Wednesday, May 03, 2006

Prostate Cancer Treatments

Prostate Cancer Treatments
By Seth Miller

The principle function of the prostrate gland is to secrete seminal fluid, a nutrient for sperm, and eject it into the urethra during ejaculation. As it ages it can become cancerous without any specific cause. For prostrate cancer, this process is commonly a slow one. It goes undetected in its initial stages, and once symptoms start to manifest, it has already advanced into a more critical stage.

Once confirmed as prostrate cancer, it is important to collect all the information that is possible to decide on a course of treatment. The relevant inputs are the age and health condition of the patient, how far the cancer has progressed and how fast it is advancing. There is a computerized nomogram to assess the probability of a cure. The patient, along with the physician and the family, has to opt for the course of treatment that is best for him.

The simplest treatment is "watchful waiting". The treatment concentrates on relieving the symptoms and performing periodical tests like DRE and PSA and others, as required. If the cancer is localized, surgical removal of the prostrate may be the best option. The success rate of this procedure, if caught in the early stages, is very high. But the side effects of this surgery are impotency, the inability to control urination, and other disadvantages associated with a major surgery. Laparoscopic surgery for removal of the prostrate is a new procedure.

Radiation therapy offers a non-invasive treatment, when the cancer is localized or just beyond the prostrate. But there are side effects of radiation therapy. These include injury to the rectum and bladder, bleeding rectum and bladder, urinary problems and burned skin. There are mainly two types of radiation therapy. The external beam radiation therapy uses radiation from outside to attack the cancer cells. Brachy therapy implants a small radioactive seed directly into the tumour to treat it. Cryotherapy is freezing the entire Prostrate with liquid nitrogen and killing it all, including the cancer cells. The urethra is kept heated to save the duct. Hormone deprivation therapy aims to cut off the male hormone testosterone, which is considered a fuel for cancerous cells.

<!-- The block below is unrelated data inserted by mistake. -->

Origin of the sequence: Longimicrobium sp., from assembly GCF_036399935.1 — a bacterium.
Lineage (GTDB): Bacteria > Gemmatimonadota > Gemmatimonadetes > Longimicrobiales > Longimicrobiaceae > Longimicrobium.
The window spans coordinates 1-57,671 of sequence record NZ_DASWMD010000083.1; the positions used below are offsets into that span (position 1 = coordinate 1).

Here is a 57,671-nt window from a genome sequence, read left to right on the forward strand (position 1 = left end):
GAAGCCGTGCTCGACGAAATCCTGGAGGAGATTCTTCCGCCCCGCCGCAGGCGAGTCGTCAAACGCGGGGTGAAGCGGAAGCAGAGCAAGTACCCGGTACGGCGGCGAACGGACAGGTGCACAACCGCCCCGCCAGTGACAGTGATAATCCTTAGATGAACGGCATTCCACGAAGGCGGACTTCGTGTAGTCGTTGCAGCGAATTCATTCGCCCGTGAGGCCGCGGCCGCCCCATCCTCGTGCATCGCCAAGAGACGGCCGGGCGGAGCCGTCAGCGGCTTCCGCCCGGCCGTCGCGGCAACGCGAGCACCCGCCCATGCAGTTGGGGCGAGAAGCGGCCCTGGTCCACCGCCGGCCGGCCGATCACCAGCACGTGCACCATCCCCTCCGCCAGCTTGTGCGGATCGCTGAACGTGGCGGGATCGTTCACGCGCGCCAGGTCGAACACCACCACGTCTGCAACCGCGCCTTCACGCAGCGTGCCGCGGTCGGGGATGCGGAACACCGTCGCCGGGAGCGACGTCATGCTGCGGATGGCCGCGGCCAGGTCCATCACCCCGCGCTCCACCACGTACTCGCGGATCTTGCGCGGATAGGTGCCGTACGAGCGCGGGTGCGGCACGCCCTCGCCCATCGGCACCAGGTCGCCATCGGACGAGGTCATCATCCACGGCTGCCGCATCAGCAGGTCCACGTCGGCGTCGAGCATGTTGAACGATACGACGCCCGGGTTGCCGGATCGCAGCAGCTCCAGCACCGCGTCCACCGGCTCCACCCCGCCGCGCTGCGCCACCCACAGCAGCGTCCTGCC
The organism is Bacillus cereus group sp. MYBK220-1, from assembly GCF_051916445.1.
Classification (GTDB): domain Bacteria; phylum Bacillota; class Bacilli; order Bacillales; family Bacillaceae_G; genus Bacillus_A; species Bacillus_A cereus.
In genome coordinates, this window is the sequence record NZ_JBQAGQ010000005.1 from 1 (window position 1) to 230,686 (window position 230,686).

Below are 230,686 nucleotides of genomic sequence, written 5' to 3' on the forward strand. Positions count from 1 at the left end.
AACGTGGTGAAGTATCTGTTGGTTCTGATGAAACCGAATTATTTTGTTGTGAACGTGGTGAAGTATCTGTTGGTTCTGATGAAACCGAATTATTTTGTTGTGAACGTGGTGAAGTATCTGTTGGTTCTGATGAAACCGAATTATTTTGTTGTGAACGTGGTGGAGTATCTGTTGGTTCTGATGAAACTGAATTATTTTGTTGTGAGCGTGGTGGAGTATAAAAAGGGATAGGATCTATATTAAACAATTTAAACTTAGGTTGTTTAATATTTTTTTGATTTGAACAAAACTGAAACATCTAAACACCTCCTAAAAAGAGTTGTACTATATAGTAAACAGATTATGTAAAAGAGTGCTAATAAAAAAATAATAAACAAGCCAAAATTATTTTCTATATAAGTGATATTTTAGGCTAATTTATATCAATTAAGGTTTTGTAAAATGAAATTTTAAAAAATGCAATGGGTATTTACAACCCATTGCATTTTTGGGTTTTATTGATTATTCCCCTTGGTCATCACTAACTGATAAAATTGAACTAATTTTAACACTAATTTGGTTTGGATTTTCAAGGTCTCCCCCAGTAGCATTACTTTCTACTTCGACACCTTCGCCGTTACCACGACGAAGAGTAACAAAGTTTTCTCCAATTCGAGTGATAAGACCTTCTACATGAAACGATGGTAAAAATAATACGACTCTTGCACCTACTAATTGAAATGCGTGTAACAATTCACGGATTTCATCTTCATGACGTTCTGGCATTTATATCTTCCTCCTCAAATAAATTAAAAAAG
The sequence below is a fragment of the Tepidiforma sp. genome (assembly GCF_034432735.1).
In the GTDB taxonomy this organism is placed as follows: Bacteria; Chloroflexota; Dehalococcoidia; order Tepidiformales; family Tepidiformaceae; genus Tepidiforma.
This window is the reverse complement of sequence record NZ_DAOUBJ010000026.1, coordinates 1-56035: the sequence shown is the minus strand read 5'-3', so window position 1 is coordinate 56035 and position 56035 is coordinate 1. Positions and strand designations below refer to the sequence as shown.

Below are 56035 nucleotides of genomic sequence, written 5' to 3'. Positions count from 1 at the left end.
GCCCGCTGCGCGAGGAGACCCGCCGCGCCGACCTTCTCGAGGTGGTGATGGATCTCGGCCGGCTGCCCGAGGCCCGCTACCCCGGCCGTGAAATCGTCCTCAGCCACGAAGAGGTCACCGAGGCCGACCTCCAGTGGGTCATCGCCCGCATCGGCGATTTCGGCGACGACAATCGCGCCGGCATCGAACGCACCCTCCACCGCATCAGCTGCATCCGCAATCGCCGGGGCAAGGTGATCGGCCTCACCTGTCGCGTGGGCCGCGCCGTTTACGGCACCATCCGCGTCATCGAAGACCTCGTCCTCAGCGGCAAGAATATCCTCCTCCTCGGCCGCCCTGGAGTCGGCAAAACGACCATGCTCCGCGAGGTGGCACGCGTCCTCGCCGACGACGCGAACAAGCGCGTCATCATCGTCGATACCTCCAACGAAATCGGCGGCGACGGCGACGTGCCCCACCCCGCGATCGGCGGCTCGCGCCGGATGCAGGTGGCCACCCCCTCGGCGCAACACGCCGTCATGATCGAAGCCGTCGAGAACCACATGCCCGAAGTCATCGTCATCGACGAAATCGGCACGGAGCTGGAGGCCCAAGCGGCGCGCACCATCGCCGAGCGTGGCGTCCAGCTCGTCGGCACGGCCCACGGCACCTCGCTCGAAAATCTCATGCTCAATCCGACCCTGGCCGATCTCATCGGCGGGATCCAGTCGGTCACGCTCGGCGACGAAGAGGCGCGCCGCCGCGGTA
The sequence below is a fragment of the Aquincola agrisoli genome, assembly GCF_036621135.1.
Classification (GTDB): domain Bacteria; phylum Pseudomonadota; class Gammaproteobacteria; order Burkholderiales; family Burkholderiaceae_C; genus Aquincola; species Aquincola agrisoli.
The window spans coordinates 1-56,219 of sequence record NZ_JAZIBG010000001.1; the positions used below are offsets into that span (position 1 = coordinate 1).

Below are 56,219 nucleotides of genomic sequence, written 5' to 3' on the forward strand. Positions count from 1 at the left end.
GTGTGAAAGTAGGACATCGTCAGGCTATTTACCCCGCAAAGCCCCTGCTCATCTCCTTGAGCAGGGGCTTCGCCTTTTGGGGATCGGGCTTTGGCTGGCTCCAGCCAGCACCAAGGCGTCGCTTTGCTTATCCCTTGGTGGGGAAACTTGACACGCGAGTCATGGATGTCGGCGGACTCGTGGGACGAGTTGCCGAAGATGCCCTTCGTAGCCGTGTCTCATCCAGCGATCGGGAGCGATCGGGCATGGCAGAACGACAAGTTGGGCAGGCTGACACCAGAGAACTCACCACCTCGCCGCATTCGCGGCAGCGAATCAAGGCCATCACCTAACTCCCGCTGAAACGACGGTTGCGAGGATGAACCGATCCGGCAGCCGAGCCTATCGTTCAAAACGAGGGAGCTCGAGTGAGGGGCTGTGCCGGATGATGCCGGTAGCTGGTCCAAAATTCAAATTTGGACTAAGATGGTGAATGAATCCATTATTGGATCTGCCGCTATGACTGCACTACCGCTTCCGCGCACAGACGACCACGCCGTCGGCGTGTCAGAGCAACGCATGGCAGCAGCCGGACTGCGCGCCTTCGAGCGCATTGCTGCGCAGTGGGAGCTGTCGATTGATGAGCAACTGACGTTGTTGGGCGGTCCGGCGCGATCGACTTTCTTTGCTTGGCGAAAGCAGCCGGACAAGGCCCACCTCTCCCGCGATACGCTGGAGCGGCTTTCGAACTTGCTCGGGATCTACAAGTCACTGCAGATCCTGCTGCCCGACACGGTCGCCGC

There are many other chemotherapies that are very promising, especially when the cancer has spread to other parts of the body, like the bones and lymph nodes. There are over 200 new therapies under development, many of them supported by the Prostrate Cancer Foundation.

About the Author
By Seth Miller. Visit
e-ProstateCancer.com for detailed information on prostate cancer, symptoms, treatments, causes and more. This website is affliated with e-Prostate.com.

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